Whether you pay invoices on time has huge implications on your organization’s reputation and overall cash flow. To ensure your invoices are paid at the right time, set timeliness goals based on the invoice’s details: Invoices with early-payment discounts should be paid early, but all others should be paid on the precise day they’re due. AP automation supports this goal by accelerating the AP process. As a result, it’s easier to catch discounts and pay invoices on time.

6. Performance

Common performance-related goals in the AP world include:

  • Compliance
  • Gained Efficiencies
  • Performance Against Budget
  • Cost Savings

Pro tip: Automating the entire AP process is more worth your while than automating individual pieces. Investing in improving the whole process at once will lead to greater gains in each goal and other benefits.

7. Payment Metrics

It’s also important to track and analyze metrics demonstrating how many payments your department completes each week, day, and the frequency of their arrival. For example, the exception rate is one of the most important metrics. Exceptions are prone to creating backlogs that increase your cost per invoice. However, when you examine these metrics regularly, you’ll be able to identify problems, determine if they’re coming from your end or your vendor’s, and address them promptly. Plus, tracking these metrics allows you to easily keep an eye on your AP department’s performance throughout the process.

In addition to your exception rate, watch your organization’s days payable outstanding (DPO). Specifically, set goals that keep your DPO in a healthy range – that is, without being too high or too low. Doing so will bolster your organization’s financial health overall.

8. Boosting Consistency and Accuracy

Another impactful AP goal is increased accuracy. This could mean invoice data capture accuracy, payment accuracy and control, and more. For best results, be as specific as possible when setting accuracy goals. Set a realistic timeline and select the precise areas you wish to improve. It’s also essential to measure progress regularly and to do so using consistent metrics.

AP automation is well suited for this goal, as top solutions capture invoice data at 99.5% accuracy. And when you automate tedious, error-prone processes, your accuracy naturally increases. AP automation also standardizes your invoices’ data into workflows, ensuring reliable consistency in your AP processes.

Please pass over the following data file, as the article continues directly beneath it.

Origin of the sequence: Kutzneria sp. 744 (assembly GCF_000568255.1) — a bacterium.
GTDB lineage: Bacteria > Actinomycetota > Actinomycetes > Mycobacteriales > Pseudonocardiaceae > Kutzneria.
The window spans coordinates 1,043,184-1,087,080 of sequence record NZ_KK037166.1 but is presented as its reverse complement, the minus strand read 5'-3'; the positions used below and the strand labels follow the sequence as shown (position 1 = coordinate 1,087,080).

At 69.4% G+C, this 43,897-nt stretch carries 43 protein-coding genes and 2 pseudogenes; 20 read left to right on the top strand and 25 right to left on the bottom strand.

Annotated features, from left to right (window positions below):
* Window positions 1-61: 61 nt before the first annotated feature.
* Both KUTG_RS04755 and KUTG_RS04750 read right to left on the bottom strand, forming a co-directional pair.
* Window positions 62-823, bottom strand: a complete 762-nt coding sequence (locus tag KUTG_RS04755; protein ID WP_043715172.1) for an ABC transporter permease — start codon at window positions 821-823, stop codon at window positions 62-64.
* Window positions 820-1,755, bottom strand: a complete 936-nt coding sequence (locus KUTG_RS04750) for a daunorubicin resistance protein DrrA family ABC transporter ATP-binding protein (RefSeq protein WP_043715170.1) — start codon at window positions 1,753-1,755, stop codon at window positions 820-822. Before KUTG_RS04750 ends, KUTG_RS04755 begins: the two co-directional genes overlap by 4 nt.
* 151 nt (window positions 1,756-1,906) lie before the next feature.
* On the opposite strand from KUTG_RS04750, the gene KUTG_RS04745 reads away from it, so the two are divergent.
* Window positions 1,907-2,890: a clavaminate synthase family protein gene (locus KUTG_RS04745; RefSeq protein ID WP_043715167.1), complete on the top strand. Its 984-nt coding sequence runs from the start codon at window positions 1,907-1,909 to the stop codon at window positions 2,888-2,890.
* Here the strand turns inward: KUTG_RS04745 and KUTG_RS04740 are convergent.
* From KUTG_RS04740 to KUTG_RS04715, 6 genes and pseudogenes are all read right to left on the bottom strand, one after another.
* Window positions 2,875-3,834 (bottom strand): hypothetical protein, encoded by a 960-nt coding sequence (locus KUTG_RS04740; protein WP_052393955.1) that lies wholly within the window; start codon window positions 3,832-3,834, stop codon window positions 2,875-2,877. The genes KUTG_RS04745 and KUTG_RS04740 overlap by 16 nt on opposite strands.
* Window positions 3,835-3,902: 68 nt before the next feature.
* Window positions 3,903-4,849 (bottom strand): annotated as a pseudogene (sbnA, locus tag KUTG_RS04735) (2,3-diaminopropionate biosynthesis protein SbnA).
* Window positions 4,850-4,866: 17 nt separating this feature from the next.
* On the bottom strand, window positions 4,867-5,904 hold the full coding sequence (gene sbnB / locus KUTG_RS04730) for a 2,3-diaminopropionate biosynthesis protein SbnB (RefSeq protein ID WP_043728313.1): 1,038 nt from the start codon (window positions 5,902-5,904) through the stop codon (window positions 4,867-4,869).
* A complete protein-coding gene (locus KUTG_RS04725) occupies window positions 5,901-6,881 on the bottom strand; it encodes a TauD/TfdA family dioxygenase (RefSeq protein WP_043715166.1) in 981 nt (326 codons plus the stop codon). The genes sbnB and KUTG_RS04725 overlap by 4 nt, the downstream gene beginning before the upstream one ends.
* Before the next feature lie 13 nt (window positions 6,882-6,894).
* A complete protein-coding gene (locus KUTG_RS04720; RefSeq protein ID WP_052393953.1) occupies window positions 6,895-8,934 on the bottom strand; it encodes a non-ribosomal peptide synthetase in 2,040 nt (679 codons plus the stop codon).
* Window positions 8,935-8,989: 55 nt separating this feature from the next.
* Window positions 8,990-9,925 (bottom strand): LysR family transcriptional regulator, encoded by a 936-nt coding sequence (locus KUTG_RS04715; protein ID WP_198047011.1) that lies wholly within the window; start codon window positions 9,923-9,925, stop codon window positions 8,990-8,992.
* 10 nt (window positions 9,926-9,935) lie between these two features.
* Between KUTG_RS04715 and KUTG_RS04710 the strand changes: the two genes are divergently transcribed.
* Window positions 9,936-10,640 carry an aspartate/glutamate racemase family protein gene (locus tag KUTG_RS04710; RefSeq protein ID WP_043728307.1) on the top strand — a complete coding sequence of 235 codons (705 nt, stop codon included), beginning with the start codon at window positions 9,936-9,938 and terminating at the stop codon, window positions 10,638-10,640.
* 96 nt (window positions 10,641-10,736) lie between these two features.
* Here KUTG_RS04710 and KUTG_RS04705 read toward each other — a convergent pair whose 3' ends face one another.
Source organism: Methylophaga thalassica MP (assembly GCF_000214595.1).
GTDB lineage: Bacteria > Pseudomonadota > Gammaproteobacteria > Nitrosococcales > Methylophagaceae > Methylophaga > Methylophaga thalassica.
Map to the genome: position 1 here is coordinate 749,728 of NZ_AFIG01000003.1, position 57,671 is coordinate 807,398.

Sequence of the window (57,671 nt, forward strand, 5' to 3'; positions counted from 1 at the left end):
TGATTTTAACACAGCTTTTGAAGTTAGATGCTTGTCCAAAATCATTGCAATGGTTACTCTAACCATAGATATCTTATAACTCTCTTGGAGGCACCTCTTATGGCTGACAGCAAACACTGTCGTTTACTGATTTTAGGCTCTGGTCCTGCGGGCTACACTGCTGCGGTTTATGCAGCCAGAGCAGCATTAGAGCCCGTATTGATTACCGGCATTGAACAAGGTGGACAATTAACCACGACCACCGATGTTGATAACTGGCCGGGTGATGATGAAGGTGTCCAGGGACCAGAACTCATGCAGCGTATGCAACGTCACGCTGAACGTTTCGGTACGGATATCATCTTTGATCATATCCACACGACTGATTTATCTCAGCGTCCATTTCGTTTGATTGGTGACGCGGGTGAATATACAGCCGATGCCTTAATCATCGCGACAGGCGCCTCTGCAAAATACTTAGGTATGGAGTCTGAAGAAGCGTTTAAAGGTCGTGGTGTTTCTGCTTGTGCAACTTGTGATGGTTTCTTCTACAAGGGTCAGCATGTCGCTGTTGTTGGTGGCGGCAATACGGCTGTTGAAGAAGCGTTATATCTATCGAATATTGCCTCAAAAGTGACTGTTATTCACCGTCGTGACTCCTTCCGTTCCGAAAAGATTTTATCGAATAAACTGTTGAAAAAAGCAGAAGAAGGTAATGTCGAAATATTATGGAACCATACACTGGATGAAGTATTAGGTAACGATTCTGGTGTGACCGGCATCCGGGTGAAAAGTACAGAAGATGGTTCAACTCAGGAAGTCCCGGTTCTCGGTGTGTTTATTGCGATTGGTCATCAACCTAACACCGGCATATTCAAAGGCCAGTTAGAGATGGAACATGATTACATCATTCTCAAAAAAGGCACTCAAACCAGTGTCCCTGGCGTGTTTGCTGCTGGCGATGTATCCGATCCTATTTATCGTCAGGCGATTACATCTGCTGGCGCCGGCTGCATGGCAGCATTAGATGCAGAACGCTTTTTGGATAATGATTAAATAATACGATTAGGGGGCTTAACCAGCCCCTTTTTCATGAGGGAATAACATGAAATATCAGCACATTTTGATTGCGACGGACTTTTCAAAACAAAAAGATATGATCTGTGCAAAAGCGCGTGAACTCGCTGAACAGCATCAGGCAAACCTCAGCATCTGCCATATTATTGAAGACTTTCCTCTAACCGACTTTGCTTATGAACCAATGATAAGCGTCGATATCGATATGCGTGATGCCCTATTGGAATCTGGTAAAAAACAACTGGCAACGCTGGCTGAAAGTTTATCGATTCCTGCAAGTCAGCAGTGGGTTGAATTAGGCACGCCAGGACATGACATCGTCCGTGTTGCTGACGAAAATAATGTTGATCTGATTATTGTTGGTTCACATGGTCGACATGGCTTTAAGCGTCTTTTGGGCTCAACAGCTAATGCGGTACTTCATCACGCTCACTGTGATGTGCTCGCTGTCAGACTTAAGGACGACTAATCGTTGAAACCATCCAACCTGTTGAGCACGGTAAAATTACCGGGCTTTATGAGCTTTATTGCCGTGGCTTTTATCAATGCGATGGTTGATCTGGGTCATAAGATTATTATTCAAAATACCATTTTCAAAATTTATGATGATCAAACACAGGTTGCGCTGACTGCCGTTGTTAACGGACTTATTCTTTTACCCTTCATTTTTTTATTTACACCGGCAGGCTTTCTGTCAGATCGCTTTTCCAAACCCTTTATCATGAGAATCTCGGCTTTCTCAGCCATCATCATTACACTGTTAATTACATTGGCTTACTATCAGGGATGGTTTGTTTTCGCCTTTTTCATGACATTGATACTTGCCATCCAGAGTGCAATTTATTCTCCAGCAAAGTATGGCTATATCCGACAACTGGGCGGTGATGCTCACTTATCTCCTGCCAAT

Naviant customer, Clay Lacy Aviation, went from a 10% error rate to 0.2% for their invoice processing using ABBYY FlexiCapture and OnBase, the powerful tools behind the Naviant AP Accelerator. Learn more about the different ways AP automation can increase accuracy from Clay Lacy Aviation’s AP automation success story here.

Accounts Payable (AP) Accelerator
Accounts Payable (AP) Accelerator

Learn more about autonomous capabilities and the Naviant AP Accelerator platform.

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Achieve Your Goals with AP Automation

As your organization grows and evolves, traditional AP processes won’t be enough to support your AP goals. Their manual, slow nature may even inhibit further growth. AP automation eliminates manual processes and provides the tools you need to analyze, audit, and improve the AP process. This way, you can set and achieve impactful goals, making your AP department a pivotal driver of change in your organization.

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About Kara

As a Naviant Content Writer since 2019, Kara is passionate about helping organizations unleash the power of technology to solve their business challenges. In her weekly articles, Kara breaks down the latest research, trends, and tips in the digital transformation world, specializing in intelligent automation, the cloud, AP & HR automation, artificial intelligence, change management, and more. She is also a Copywriter for the American Marketing Association-Madison, where she contributes bimonthly articles that interview industry experts and highlight the latest marketing trends. When she’s not writing, Kara is working on her latest art project, scoping out new music, or out for a run.